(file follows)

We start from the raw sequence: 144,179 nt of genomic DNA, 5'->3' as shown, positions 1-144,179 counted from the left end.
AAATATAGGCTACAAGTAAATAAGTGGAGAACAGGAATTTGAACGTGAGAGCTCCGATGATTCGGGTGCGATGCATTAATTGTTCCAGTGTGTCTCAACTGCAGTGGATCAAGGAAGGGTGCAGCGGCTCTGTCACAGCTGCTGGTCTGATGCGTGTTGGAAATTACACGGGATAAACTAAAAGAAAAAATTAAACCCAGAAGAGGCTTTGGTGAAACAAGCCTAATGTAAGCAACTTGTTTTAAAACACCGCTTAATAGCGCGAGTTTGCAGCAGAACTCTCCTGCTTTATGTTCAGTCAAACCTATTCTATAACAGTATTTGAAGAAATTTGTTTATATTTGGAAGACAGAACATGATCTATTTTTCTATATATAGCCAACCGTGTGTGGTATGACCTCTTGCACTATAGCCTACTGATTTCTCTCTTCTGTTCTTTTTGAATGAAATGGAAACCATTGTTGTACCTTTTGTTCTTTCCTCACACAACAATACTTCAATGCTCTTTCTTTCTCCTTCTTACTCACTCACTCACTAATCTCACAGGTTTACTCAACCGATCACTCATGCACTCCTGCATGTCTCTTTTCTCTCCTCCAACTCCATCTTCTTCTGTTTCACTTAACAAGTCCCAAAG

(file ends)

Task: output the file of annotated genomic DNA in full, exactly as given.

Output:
We start from the raw sequence: 144,179 nt of genomic DNA, 5'->3' as shown, positions 1-144,179 counted from the left end.
AAATATAGGCTACAAGTAAATAAGTGGAGAACAGGAATTTGAACGTGAGAGCTCCGATGATTCGGGTGCGATGCATTAATTGTTCCAGTGTGTCTCAACTGCAGTGGATCAAGGAAGGGTGCAGCGGCTCTGTCACAGCTGCTGGTCTGATGCGTGTTGGAAATTACACGGGATAAACTAAAAGAAAAAATTAAACCCAGAAGAGGCTTTGGTGAAACAAGCCTAATGTAAGCAACTTGTTTTAAAACACCGCTTAATAGCGCGAGTTTGCAGCAGAACTCTCCTGCTTTATGTTCAGTCAAACCTATTCTATAACAGTATTTGAAGAAATTTGTTTATATTTGGAAGACAGAACATGATCTATTTTTCTATATATAGCCAACCGTGTGTGGTATGACCTCTTGCACTATAGCCTACTGATTTCTCTCTTCTGTTCTTTTTGAATGAAATGGAAACCATTGTTGTACCTTTTGTTCTTTCCTCACACAACAATACTTCAATGCTCTTTCTTTCTCCTTCTTACTCACTCACTCACTAATCTCACAGGTTTACTCAACCGATCACTCATGCACTCCTGCATGTCTCTTTTCTCTCCTCCAACTCCATCTTCTTCTGTTTCACTTAACAAGTCCCAAAG